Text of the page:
Hiding Data Inside Memory Addresses

This is a small finding I found while I was experimenting on pointers in C. Usually in C the arithmetic on pointers depend on the size of the data types. If we initialize a int variable, the compiler will allocate 4 bytes in memory since its 32 bits. I assume you are well aware of these basics in C 🙂 I wanted to store data inside the empty addresses allocated by int data type. This is a bit challenging in a high level programming language. Of course using inline assembly I could have achieved this. But I wanted to achieve this using native C operators.
To understand this let’s begin from a simple approach.

#include <stdio.h>

int main() {
	
	unsigned int var  = 100;
	unsigned int var2 = 200;
	
	printf("%u\n",var);
	printf("%u\n",var2);

}

As you can see from the above image 100 in hex is stored in the stack at 0x28FEA8 and 200 is stored at 0x28FEAC. All these address are multiples of 4 because the last 2 bits are 00.
How can we store values at 0x28FEA9, 0x28FEAA, 0x28FEAB which contains 0s in the stack ?
Basically we are trying to store values inside a int variable which is supposed to be 32 bits.
There can be many possible ways of doing this. One of easiest way I found was using a char pointer. Because the compiler treats the char data type as 1 byte. So arithmetic is by 1 address.

#include <stdio.h>
// https://osandamalith.wordpress.com
int main() {
	
	unsigned int var  = 100;

	printf("Value of var  : %u\n",var);
	printf("Address of var: %p\n\n",&var);
	
	unsigned char *ptr = (unsigned char *) &var;
	*(ptr + 1) = '\x41';
	*(ptr + 2) =   0x42;
	*(ptr + 3) =    255;
	
	printf("Address: %p Value: %u\n", ptr, *ptr);
	printf("Address: %p Value: %c\n", (ptr + 1), *(ptr + 1));
	printf("Address: %p Value: %c\n", (ptr + 2), *(ptr + 2));
	printf("Address: %p Value: %u\n", (ptr + 3), *(ptr + 3));
	
	printf("\nvar contains: %X",var); 
}

We first initialize a int value and then assign it’s address to a char pointer by typecasting. Next we assign the values to the memory locations. Note that we are storing 8bit values, the maximum number will be 255 for each byte. In the end when we print the value of var you can clearly see that we have written the data filling 32 bits. We can hide 3 bytes of data in a int value containing a 8-bit value.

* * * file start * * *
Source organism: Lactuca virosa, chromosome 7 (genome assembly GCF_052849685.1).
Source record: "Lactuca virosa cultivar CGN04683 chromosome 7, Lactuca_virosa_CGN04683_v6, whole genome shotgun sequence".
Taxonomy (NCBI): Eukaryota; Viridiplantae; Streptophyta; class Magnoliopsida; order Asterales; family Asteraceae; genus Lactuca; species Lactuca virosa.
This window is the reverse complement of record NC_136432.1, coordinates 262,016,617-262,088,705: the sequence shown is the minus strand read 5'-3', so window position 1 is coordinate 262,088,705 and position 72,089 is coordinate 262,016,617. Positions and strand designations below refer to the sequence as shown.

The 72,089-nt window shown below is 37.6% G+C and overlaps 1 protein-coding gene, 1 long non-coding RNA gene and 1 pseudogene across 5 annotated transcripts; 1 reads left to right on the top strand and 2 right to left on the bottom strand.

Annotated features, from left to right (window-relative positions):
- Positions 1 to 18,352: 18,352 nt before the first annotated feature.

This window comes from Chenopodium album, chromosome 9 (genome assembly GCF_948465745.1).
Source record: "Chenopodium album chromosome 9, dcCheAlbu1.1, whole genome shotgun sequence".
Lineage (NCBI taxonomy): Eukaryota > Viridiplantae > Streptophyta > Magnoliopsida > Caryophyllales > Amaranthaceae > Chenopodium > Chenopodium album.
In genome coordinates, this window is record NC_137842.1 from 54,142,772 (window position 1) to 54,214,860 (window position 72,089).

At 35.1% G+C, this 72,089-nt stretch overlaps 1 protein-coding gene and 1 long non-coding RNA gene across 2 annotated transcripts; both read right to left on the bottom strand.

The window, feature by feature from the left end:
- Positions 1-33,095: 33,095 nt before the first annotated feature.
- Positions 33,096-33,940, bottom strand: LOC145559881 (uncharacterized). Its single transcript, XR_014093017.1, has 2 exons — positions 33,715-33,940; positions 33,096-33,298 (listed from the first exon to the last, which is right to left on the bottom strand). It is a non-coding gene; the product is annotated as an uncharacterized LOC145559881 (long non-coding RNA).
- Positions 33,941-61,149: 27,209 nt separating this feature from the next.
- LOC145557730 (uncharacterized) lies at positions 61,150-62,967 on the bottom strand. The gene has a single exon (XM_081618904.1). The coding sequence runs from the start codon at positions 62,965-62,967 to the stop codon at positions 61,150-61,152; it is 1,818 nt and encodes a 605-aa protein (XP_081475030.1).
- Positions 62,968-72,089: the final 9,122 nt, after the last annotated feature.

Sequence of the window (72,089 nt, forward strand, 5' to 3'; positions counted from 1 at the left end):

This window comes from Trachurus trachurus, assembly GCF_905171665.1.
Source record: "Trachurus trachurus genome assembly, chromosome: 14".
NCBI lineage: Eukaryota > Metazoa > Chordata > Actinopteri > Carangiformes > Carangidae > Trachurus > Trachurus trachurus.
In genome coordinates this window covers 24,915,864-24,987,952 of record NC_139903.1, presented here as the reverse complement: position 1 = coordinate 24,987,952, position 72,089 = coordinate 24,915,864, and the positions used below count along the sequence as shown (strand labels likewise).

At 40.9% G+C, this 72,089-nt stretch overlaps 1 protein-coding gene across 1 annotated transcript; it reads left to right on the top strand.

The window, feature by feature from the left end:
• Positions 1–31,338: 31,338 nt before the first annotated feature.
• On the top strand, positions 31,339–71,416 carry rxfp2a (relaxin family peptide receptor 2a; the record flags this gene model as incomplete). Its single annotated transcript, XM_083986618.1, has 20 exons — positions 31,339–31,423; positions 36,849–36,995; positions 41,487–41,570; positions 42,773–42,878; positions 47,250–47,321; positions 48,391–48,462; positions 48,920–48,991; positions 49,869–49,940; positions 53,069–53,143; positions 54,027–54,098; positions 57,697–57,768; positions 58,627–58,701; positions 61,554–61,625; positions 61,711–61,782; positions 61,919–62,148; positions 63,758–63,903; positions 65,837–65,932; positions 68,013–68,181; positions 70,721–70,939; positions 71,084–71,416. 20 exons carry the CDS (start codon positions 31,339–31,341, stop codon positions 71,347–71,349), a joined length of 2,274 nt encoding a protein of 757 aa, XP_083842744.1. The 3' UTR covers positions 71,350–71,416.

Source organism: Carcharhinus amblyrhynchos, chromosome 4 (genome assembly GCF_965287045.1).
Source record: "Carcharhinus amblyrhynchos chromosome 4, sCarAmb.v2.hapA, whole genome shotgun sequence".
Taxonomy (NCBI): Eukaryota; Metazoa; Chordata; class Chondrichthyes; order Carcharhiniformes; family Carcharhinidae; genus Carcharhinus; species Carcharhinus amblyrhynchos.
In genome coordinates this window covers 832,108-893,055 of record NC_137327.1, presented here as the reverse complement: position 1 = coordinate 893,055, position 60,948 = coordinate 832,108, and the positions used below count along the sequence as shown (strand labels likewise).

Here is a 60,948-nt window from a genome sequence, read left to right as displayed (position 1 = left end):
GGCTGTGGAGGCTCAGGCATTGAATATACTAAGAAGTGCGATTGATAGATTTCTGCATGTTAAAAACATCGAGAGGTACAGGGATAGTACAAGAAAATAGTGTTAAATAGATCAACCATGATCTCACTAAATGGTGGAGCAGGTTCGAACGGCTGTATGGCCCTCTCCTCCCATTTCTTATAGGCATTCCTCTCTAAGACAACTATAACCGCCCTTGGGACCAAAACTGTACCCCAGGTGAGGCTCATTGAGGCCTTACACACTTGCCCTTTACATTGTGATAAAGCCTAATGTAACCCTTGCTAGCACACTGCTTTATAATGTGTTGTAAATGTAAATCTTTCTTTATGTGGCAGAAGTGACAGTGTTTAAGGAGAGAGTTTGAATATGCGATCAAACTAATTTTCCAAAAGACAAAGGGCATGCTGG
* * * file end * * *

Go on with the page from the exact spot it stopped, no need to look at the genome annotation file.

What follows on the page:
Another approach is by using logic gates for setting and unsetting bits. I have written this example using OR and AND gates for setting and unsetting the bits one by one and assigning data. I was able to reproduce the above output using this approach too. I have initialized a dummy variable to 0 to stop crashing the application. I don’t know for some reason my compiler stores the return address from msvcrt.753C9AB1 in EAX and pushes on the stack for the printf function. But still the program would write data inside the address, but will crash at printing. So to overcome that issues I used a dummy variable. All these examples were tested in a GNU GCC compiler under Windows.

#include <stdio.h>

int main() {
// https://osandamalith.wordpress.com	
	unsigned int var  = 100;
	unsigned int ptr = &var;
	
	printf("Value of var  : %u\n",var);
	printf("Address of var: %p\n\n",ptr);
	
	ptr |= 1; // var + 1
	printf("Address of var+1: %p\n\n", ptr); 
	
	unsigned int *temp = ptr;  // assign the address of var to a temp ptr

	*temp = '\x41';
	printf("Address: %p Value: %c\n",temp,*temp);
	
	ptr &=~ 1; 
	ptr |= 2;
	temp = ptr;
	*temp = 0x42;
	printf("Address: %p Value: %c\n",temp,*temp);

	ptr &=~ 2;	
	ptr |= 3; 
	temp = ptr;
	*temp = 255;
	printf("Address: %p Value: %u\n\n",temp,*temp);
	
	printf("var contains: %X",var);
	int i = 0; // To avoid writting RETURN from msvcrt.753C9AB1 to EAX


}

It was fun experimenting on pointers 🙂 Even though this is not indented to be performed manipulating addresses at a high level is a fun hack 🙂

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5 thoughts on “Hiding Data Inside Memory Addresses

  1. Your article reminded me of the concept of codecaves. But your article takes this concept to an extreme, so congratulations!

    For those who do not know what codecaves are, let me explain.

    Codecaves are large areas filled with zeros inside files, mainly executables. Since executables have to align their sections within address boundaries, nearly all sections need padding with zeros. The padding creates codecaves.

    Codecaves can be used to include code. Not necessarily to hide code, that’s why I used the word “include”.

    For example, a company might own an executable program and this company might need to modify it, but the company might have lost the source code.

    So they hire a cracker to put the extra functionality in a codecave and change a part of the program to redirect to the codecave. And after the codecave code finishes, it can redirect back to the program.

    This way, the executable contains the old program and the new patch. The new patch is inside one of the codecaves of the executable program.

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